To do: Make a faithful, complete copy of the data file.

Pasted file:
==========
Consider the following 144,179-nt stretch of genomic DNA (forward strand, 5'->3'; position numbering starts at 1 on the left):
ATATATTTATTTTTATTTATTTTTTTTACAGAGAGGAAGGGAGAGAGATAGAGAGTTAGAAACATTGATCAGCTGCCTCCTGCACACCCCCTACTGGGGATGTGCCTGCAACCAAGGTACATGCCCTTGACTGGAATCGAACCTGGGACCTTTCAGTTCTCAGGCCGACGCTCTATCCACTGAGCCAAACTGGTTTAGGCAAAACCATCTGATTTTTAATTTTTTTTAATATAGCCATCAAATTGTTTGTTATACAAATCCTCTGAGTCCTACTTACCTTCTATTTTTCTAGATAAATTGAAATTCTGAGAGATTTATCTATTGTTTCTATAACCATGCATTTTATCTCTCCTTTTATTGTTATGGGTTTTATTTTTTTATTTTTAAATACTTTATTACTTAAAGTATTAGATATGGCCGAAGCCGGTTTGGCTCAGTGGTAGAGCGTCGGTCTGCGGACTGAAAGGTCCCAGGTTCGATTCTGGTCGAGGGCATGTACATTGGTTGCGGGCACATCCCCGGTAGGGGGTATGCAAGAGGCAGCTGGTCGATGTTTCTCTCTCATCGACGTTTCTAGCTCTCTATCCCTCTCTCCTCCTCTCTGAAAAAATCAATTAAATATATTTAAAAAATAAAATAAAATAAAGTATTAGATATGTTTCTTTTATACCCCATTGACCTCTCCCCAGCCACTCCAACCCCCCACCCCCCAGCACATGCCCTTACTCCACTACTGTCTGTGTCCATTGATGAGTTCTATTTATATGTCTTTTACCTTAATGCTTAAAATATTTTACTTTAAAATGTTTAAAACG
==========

Consider the following 144,179-nt stretch of genomic DNA (forward strand, 5'->3'; position numbering starts at 1 on the left):
ATATATTTATTTTTATTTATTTTTTTTACAGAGAGGAAGGGAGAGAGATAGAGAGTTAGAAACATTGATCAGCTGCCTCCTGCACACCCCCTACTGGGGATGTGCCTGCAACCAAGGTACATGCCCTTGACTGGAATCGAACCTGGGACCTTTCAGTTCTCAGGCCGACGCTCTATCCACTGAGCCAAACTGGTTTAGGCAAAACCATCTGATTTTTAATTTTTTTTAATATAGCCATCAAATTGTTTGTTATACAAATCCTCTGAGTCCTACTTACCTTCTATTTTTCTAGATAAATTGAAATTCTGAGAGATTTATCTATTGTTTCTATAACCATGCATTTTATCTCTCCTTTTATTGTTATGGGTTTTATTTTTTTATTTTTAAATACTTTATTACTTAAAGTATTAGATATGGCCGAAGCCGGTTTGGCTCAGTGGTAGAGCGTCGGTCTGCGGACTGAAAGGTCCCAGGTTCGATTCTGGTCGAGGGCATGTACATTGGTTGCGGGCACATCCCCGGTAGGGGGTATGCAAGAGGCAGCTGGTCGATGTTTCTCTCTCATCGACGTTTCTAGCTCTCTATCCCTCTCTCCTCCTCTCTGAAAAAATCAATTAAATATATTTAAAAAATAAAATAAAATAAAGTATTAGATATGTTTCTTTTATACCCCATTGACCTCTCCCCAGCCACTCCAACCCCCCACCCCCCAGCACATGCCCTTACTCCACTACTGTCTGTGTCCATTGATGAGTTCTATTTATATGTCTTTTACCTTAATGCTTAAAATATTTTACTTTAAAATGTTTAAAACG